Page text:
Delegates representing rank-and-file FARC guerrillas gathered for a conference have endorsed the peace accord their leaders reached with the Colombian government
Delegates representing rank-and-file FARC guerrillas gathered for a conference have endorsed the peace accord their leaders reached with the Colombian government, but remain concerned about implementation of the deal, a member of the rebel high command said Monday.
“One notes unanimous support for the accord, for the commander, for the General Staff and for the peace delegation,” Pablo Catatumbo told reporters in El Diamonte, a remote spot in the Colombian Amazon.
Even so, Sunday’s session saw representatives of the various FARC units express worries about the future actions of demobilized right-wing paramilitaries who have turned to crime, he said, adding that some also questioned whether the government will hold up its end of the pact, which is set to be signed Sept. 26 in Cartagena.
Almost all the members of a political party launched by the FARC in 1985 as part of an attempt to move away from armed struggle were murdered by rightists. A similar outcome followed the 1990 demobilization of the M-19 insurgency.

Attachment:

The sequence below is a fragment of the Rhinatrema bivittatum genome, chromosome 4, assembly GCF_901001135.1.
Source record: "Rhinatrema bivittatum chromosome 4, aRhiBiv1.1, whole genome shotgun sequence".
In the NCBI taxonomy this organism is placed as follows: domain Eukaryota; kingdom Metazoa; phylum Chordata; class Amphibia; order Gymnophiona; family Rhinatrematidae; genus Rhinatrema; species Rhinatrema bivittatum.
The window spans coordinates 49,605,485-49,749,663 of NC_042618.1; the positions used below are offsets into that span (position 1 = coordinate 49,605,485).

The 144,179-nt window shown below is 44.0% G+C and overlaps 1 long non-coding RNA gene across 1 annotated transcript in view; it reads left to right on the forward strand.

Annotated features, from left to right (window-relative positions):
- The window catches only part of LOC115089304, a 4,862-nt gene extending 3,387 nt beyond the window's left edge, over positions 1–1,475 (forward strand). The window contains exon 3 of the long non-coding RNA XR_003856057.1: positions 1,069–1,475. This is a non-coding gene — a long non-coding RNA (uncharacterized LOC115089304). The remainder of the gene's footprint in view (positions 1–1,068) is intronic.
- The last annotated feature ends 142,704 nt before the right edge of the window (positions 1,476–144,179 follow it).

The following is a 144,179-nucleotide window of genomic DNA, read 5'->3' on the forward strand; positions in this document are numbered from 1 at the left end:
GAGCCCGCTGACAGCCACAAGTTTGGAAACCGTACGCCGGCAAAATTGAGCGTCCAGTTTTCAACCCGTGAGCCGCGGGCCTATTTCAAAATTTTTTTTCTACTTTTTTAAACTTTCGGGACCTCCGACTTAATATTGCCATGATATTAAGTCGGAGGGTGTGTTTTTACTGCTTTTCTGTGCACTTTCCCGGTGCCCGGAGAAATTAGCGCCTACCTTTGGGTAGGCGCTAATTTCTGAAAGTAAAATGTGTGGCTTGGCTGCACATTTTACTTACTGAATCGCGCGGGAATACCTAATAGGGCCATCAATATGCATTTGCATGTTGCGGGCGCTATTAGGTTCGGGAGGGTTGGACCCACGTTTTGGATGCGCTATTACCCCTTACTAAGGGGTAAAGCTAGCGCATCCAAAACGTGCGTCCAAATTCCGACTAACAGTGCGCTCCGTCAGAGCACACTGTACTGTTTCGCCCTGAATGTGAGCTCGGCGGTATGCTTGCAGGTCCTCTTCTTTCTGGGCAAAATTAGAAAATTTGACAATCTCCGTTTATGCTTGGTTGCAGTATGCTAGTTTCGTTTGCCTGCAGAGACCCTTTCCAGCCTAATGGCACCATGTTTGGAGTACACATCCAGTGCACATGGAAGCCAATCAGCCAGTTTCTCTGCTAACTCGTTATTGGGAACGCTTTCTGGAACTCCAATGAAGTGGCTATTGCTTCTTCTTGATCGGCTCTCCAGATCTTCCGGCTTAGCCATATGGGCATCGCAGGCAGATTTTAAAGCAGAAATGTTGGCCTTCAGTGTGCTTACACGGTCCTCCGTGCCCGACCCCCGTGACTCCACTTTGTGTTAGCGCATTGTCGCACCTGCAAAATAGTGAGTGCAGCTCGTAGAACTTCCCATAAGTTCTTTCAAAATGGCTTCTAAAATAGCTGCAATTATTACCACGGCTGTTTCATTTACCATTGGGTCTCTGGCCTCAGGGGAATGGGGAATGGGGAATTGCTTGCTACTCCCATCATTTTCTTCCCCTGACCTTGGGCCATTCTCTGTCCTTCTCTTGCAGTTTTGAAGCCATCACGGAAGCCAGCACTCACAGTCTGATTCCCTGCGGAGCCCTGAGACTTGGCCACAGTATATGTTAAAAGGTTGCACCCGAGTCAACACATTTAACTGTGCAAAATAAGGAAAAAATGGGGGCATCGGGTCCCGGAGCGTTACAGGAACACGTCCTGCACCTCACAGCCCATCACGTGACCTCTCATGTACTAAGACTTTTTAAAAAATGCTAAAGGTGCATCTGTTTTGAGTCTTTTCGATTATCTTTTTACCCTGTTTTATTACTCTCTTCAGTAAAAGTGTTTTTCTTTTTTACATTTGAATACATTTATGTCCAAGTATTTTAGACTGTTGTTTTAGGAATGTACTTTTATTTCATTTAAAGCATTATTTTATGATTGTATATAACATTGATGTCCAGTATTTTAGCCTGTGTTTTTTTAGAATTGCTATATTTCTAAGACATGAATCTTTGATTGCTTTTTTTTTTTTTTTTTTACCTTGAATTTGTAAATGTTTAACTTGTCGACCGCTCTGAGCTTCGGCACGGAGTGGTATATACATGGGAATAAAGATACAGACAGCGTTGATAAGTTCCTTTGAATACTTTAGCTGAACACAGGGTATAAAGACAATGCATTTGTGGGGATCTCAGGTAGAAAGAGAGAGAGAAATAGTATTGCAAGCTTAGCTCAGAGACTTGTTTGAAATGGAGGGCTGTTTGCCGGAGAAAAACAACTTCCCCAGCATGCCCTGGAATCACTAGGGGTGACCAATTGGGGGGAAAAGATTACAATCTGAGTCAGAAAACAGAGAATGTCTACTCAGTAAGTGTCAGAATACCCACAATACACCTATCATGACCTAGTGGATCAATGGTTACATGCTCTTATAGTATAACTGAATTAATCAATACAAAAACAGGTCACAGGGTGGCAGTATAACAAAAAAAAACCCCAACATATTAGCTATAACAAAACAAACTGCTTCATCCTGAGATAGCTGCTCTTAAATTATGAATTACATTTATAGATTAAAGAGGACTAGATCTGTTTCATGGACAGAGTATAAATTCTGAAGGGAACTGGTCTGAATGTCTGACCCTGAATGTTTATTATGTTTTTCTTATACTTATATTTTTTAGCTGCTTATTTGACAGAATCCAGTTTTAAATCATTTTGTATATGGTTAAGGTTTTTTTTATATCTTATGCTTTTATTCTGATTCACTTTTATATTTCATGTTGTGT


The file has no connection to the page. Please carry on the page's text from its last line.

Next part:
Catatumbo, a member of the Revolutionary Armed Force of Colombia, or FARC, Secretariat, said that concerns have been raised regarding the agreement’s promise to reintegrate the insurgents into “the economic life” of Colombia.
The discussions in El Diamante have likewise included “many proposals aimed at improving the image and the conduct of the legal political organization” that the FARC plans to become once fighters lay down their arms, he said.
The new organization is to be a “political party or movement,” FARC Commander Rodrigo Londoño Echeverri, known as “Timochenko,” said Saturday at the start of the conference.
The organization must pursue “a Colombia that is socially inclusive, more fair” and respectful of “democratic principles,” Timochenko said.
Colombians will go to the polls Oct. 2 for a plebiscite on the treaty to end more than five decades of armed conflict in the Andean nation.